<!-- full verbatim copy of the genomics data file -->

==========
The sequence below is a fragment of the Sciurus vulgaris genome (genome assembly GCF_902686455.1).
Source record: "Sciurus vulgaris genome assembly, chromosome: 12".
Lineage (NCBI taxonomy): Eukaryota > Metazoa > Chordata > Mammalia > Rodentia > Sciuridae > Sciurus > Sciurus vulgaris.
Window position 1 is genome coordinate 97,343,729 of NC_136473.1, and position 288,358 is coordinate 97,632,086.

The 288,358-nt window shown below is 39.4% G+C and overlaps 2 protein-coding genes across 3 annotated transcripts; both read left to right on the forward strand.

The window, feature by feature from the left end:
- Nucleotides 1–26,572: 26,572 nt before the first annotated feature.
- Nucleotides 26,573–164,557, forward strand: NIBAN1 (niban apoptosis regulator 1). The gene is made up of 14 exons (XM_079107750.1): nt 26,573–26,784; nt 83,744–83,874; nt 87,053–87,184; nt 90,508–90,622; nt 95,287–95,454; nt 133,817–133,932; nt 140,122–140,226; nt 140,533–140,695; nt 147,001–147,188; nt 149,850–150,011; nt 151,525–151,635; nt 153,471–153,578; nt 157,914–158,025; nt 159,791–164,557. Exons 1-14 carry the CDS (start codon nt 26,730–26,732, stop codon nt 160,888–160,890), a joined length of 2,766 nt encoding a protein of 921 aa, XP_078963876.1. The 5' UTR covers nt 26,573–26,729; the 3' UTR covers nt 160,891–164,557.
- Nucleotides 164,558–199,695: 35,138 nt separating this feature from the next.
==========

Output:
The sequence below is a fragment of the Sciurus vulgaris genome (genome assembly GCF_902686455.1).
Source record: "Sciurus vulgaris genome assembly, chromosome: 12".
Lineage (NCBI taxonomy): Eukaryota > Metazoa > Chordata > Mammalia > Rodentia > Sciuridae > Sciurus > Sciurus vulgaris.
Window position 1 is genome coordinate 97,343,729 of NC_136473.1, and position 288,358 is coordinate 97,632,086.

The 288,358-nt window shown below is 39.4% G+C and overlaps 2 protein-coding genes across 3 annotated transcripts; both read left to right on the forward strand.

The window, feature by feature from the left end:
- Nucleotides 1–26,572: 26,572 nt before the first annotated feature.
- Nucleotides 26,573–164,557, forward strand: NIBAN1 (niban apoptosis regulator 1). The gene is made up of 14 exons (XM_079107750.1): nt 26,573–26,784; nt 83,744–83,874; nt 87,053–87,184; nt 90,508–90,622; nt 95,287–95,454; nt 133,817–133,932; nt 140,122–140,226; nt 140,533–140,695; nt 147,001–147,188; nt 149,850–150,011; nt 151,525–151,635; nt 153,471–153,578; nt 157,914–158,025; nt 159,791–164,557. Exons 1-14 carry the CDS (start codon nt 26,730–26,732, stop codon nt 160,888–160,890), a joined length of 2,766 nt encoding a protein of 921 aa, XP_078963876.1. The 5' UTR covers nt 26,573–26,729; the 3' UTR covers nt 160,891–164,557.
- Nucleotides 164,558–199,695: 35,138 nt separating this feature from the next.